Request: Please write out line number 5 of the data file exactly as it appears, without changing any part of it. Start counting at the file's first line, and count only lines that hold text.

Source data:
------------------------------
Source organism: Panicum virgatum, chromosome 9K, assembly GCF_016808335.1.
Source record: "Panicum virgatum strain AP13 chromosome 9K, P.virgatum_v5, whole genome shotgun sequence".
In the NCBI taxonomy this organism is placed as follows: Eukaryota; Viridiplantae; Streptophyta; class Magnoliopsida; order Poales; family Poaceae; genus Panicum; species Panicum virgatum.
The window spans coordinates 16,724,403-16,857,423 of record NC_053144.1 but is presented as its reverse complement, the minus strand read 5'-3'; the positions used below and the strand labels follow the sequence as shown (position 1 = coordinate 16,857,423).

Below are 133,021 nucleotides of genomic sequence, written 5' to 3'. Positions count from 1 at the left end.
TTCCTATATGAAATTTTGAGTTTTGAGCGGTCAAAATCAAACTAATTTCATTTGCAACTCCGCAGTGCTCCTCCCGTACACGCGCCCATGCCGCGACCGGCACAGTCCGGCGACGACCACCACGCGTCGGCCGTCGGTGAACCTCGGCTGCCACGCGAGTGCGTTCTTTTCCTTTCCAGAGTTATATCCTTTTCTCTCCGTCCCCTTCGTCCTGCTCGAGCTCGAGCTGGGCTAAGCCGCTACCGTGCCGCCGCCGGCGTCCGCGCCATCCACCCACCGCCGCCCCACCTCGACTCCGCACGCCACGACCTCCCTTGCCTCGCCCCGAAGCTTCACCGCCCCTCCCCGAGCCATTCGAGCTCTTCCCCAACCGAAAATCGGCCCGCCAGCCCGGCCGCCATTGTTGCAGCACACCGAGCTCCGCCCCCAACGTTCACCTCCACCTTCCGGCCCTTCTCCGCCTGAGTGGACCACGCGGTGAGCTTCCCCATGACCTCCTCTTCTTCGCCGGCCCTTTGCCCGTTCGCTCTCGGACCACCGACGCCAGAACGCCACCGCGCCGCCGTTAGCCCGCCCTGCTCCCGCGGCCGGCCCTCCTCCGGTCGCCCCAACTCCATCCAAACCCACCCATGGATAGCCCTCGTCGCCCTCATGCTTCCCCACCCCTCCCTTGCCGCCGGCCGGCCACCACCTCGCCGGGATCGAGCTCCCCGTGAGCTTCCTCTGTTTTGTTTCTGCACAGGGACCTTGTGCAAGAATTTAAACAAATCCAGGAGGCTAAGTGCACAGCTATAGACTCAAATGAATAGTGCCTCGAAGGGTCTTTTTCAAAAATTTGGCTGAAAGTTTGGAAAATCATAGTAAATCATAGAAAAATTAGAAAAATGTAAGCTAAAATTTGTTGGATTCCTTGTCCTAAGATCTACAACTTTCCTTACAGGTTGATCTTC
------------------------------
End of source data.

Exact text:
Below are 133,021 nucleotides of genomic sequence, written 5' to 3'. Positions count from 1 at the left end.